Skip to main content

Trex Company(TREX-N)
NYSE

Today's Change
Real-Time Last Update Last Sale Cboe BZX Real-Time

Why Did Owens Corning and Trex Climb More Than 20% in June?

Motley Fool - Thu Jul 6, 2023

What happened

The homebuilding sector got a big boost from multiple pieces of major economic news in June. The bullish information rippled throughout the sector, and building supplies stocks were some of the biggest gainers as a result. Owens Corning (NYSE: OC) charged ahead 22.7%, while Trex(NYSE: TREX) moved 27.7% higher, according to S&P Global Market Intelligence.

So what

Owens Corning manufactures fiberglass products, primarily for roofing and insulation. Trex produces wood-alternative composite products used primarily in decking and railing.

Demand for building products like these can be very sensitive to economic cycles. The number of people who build or improve a home can dissipate quickly if employment drops or interest rates climb too high, which winds up impacting housing stocks.

Builders working on the roof of a house.

Image source: Getty Images.

In recent quarters, we've been dealing with an uncommon combination of the two. The Federal Reserve has been shrinking the money supply to combat inflation, which has caused interest rates to rise quickly across the economy. Mortgage rates rose from under 3% to 7% in 2022, discouraging buyers.

Simultaneously, consumer sentiment sagged amid highly publicized layoffs and ongoing inflation pressures. People are less likely to purchase homes when they feel household income is uncertain. These factors exerted downward pressure on all stocks associated with homebuying or building over the past year and a half.

30 Year Mortgage Rate Chart

30 Year Mortgage Rate data by YCharts

Last month, the Fed ignited some optimism by pausing interest rate hikes for the first time in 15 months. This raised the likelihood of more accommodating economic conditions for homebuilding in the near future, sending stocks in that sector higher. This news was followed by data on housing starts and building permits, which showed that new homebuilding activity hit the highest level in a year.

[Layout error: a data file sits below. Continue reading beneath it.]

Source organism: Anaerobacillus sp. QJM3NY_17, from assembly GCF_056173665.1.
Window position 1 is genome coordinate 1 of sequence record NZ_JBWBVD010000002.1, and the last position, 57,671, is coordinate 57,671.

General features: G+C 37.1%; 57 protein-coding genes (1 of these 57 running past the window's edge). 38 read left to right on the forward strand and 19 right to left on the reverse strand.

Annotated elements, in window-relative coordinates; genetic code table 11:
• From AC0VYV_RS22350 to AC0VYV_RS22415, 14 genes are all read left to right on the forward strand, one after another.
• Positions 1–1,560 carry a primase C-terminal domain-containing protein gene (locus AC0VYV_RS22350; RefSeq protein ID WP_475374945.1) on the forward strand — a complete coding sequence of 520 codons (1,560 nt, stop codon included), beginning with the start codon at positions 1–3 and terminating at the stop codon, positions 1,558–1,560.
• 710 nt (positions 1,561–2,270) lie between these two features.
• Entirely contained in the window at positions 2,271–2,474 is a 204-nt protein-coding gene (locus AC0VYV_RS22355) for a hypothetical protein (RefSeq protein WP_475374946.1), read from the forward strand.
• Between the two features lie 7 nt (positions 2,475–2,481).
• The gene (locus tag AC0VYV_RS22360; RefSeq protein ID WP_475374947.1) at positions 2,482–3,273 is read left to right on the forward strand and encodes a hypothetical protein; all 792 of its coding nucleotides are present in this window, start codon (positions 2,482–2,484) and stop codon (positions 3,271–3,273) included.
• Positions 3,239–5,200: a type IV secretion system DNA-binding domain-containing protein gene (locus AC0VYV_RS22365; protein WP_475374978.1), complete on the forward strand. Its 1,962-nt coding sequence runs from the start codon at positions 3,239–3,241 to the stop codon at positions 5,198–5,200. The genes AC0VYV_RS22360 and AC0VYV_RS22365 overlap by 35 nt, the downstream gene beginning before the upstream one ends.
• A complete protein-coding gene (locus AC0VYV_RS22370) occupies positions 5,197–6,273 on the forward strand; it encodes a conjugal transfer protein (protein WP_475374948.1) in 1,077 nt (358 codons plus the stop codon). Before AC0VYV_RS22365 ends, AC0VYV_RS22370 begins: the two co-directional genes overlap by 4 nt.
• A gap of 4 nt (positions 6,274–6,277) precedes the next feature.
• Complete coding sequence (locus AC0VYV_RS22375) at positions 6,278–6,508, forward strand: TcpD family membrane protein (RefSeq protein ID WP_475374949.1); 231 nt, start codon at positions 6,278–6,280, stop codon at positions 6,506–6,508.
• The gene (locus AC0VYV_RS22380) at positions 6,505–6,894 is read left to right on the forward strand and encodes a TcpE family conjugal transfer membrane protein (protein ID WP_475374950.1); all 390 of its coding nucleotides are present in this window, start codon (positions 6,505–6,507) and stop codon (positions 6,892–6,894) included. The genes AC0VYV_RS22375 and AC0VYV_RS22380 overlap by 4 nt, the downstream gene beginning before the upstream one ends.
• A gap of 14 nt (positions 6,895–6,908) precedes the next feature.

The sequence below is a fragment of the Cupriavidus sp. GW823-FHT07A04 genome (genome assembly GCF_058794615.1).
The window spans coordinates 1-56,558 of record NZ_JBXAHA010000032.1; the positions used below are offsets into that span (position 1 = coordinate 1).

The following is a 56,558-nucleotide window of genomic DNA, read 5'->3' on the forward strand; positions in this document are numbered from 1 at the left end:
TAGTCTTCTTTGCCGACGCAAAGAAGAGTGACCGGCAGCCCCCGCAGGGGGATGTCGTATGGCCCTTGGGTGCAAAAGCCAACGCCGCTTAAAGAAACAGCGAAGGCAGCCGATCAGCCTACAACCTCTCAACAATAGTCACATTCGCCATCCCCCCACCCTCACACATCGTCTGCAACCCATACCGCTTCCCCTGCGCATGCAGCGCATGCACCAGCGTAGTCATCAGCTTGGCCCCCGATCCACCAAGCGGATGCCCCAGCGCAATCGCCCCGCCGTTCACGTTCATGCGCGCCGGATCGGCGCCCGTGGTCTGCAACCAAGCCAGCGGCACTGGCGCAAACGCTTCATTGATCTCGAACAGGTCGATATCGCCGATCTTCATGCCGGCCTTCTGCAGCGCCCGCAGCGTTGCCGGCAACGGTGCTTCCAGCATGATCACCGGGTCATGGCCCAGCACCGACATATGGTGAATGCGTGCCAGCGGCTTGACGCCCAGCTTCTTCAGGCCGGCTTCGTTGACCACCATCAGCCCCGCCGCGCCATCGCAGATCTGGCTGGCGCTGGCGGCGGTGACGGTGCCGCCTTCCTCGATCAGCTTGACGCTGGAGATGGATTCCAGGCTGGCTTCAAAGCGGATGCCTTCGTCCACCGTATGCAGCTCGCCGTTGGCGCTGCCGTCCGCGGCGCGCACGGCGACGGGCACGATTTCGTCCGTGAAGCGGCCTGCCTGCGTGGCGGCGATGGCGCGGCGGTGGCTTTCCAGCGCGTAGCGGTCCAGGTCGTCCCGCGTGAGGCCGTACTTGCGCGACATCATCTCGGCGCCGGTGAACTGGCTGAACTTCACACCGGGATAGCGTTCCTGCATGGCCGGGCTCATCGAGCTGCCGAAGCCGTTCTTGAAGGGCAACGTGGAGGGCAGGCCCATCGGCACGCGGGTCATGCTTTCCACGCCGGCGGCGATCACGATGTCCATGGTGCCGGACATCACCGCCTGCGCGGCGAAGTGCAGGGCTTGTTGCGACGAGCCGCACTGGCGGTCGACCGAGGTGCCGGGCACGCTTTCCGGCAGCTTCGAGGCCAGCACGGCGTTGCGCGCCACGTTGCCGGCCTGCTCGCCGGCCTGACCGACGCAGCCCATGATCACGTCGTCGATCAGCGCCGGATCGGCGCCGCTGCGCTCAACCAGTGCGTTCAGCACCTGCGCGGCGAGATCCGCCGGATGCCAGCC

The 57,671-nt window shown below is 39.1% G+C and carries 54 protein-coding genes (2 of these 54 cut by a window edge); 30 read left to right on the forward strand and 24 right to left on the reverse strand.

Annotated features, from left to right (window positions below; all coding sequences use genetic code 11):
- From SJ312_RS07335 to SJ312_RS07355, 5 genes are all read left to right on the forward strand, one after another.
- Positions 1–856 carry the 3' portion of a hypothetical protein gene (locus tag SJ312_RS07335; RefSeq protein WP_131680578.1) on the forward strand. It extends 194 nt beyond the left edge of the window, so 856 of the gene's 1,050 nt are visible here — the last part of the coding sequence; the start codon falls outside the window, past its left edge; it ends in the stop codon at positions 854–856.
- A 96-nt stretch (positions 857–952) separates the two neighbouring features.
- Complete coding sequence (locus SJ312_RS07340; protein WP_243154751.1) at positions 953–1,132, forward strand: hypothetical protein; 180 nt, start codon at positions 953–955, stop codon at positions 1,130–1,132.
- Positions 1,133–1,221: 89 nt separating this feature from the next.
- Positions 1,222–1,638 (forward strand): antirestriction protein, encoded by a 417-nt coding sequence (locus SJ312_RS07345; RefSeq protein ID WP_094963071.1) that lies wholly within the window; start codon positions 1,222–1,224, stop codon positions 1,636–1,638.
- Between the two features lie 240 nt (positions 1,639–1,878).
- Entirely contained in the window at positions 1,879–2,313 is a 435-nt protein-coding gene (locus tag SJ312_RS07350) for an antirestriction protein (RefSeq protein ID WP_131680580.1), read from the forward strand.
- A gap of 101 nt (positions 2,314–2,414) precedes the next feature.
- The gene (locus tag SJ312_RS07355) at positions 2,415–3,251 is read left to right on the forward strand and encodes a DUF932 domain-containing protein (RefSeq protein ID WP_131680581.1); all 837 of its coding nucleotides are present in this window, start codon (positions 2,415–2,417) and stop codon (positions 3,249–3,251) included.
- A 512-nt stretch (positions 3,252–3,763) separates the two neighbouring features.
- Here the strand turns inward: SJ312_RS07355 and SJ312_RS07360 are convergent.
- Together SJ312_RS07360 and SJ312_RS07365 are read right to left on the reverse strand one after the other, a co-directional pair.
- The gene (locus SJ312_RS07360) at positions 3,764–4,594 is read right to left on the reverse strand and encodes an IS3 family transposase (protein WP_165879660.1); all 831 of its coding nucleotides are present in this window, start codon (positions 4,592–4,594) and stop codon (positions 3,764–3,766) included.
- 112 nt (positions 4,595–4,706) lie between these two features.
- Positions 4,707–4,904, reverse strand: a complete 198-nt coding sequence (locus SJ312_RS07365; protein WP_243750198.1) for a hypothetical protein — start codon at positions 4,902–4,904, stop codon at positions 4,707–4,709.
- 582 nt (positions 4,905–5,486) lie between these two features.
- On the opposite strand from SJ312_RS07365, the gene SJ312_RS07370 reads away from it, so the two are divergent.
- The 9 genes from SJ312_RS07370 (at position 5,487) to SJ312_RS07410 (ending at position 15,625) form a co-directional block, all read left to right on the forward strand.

US Housing Starts Chart

US Housing Starts data by YCharts

Policy and economic indicators justified renewed optimism in the medium term for homebuilders and building supplies stocks. Nearly the whole sector outpaced the market in general.

Now what

After months of concerns that monetary policy would trigger a recession, investors are starting to hope that we could have a relatively soft landing from all the pandemic-related disruptions. At the same time, it's hard to say that the economic risks are entirely behind us following the June data.

Last month's existing home sales were down 20% year over year, and mortgage rates are still at the highest level in nearly 20 years. Employment and housing demand both seem to be holding up relatively well, given the potential drags, but a recession isn't out of the question.

Following last month's gains, Trex's forward P/E ratio is around 35, resulting in a PEG ratio over 2. Owens Corning's forward P/E ratio is much lower at 11.3, reflecting nearly flat growth that's anticipated over the next few years. Trex has some room to fall if economic conditions deteriorate, while Owens Corning has modest upside if housing booms. Both stocks offer long-term upside, but the June surge makes it hard to call either undervalued.

10 stocks we like better than Trex
When our analyst team has a stock tip, it can pay to listen. After all, the newsletter they have run for over a decade, Motley Fool Stock Advisor, has tripled the market.*

They just revealed what they believe are the ten best stocks for investors to buy right now... and Trex wasn't one of them! That's right -- they think these 10 stocks are even better buys.

See the 10 stocks

*Stock Advisor returns as of July 3, 2023

Ryan Downie has no position in any of the stocks mentioned. The Motley Fool has positions in and recommends Trex. The Motley Fool recommends Owens Corning. The Motley Fool has a disclosure policy.

Paid Post: Content produced by Motley Fool. The Globe and Mail was not involved, and material was not reviewed prior to publication.